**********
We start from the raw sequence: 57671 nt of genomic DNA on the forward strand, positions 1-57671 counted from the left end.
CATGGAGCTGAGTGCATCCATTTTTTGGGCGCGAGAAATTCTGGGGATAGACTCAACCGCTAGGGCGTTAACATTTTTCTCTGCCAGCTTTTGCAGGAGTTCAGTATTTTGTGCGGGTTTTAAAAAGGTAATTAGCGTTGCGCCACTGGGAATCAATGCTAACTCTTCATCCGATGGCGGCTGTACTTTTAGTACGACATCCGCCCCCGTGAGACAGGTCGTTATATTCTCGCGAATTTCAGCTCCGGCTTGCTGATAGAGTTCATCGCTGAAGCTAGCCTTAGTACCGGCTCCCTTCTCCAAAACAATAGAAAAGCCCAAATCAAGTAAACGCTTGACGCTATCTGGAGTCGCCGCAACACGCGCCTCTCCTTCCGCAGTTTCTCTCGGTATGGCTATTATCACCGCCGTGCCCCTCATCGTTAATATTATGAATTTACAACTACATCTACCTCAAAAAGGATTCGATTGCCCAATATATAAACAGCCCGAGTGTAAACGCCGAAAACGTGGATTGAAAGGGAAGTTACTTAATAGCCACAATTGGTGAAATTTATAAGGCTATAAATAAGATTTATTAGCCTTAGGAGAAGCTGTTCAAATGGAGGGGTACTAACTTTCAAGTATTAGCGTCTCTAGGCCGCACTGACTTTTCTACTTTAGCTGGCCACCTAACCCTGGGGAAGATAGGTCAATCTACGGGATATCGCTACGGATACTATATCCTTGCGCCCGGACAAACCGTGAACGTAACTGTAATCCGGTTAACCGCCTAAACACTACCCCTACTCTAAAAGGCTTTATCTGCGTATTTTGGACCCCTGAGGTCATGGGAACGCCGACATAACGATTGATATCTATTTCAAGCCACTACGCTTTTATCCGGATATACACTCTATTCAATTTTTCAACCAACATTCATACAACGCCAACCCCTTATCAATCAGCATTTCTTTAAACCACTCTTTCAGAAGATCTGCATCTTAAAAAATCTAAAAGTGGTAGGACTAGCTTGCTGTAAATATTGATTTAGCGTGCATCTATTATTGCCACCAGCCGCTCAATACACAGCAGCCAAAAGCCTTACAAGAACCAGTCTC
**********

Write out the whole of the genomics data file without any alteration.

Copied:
We start from the raw sequence: 57671 nt of genomic DNA on the forward strand, positions 1-57671 counted from the left end.
CATGGAGCTGAGTGCATCCATTTTTTGGGCGCGAGAAATTCTGGGGATAGACTCAACCGCTAGGGCGTTAACATTTTTCTCTGCCAGCTTTTGCAGGAGTTCAGTATTTTGTGCGGGTTTTAAAAAGGTAATTAGCGTTGCGCCACTGGGAATCAATGCTAACTCTTCATCCGATGGCGGCTGTACTTTTAGTACGACATCCGCCCCCGTGAGACAGGTCGTTATATTCTCGCGAATTTCAGCTCCGGCTTGCTGATAGAGTTCATCGCTGAAGCTAGCCTTAGTACCGGCTCCCTTCTCCAAAACAATAGAAAAGCCCAAATCAAGTAAACGCTTGACGCTATCTGGAGTCGCCGCAACACGCGCCTCTCCTTCCGCAGTTTCTCTCGGTATGGCTATTATCACCGCCGTGCCCCTCATCGTTAATATTATGAATTTACAACTACATCTACCTCAAAAAGGATTCGATTGCCCAATATATAAACAGCCCGAGTGTAAACGCCGAAAACGTGGATTGAAAGGGAAGTTACTTAATAGCCACAATTGGTGAAATTTATAAGGCTATAAATAAGATTTATTAGCCTTAGGAGAAGCTGTTCAAATGGAGGGGTACTAACTTTCAAGTATTAGCGTCTCTAGGCCGCACTGACTTTTCTACTTTAGCTGGCCACCTAACCCTGGGGAAGATAGGTCAATCTACGGGATATCGCTACGGATACTATATCCTTGCGCCCGGACAAACCGTGAACGTAACTGTAATCCGGTTAACCGCCTAAACACTACCCCTACTCTAAAAGGCTTTATCTGCGTATTTTGGACCCCTGAGGTCATGGGAACGCCGACATAACGATTGATATCTATTTCAAGCCACTACGCTTTTATCCGGATATACACTCTATTCAATTTTTCAACCAACATTCATACAACGCCAACCCCTTATCAATCAGCATTTCTTTAAACCACTCTTTCAGAAGATCTGCATCTTAAAAAATCTAAAAGTGGTAGGACTAGCTTGCTGTAAATATTGATTTAGCGTGCATCTATTATTGCCACCAGCCGCTCAATACACAGCAGCCAAAAGCCTTACAAGAACCAGTCTC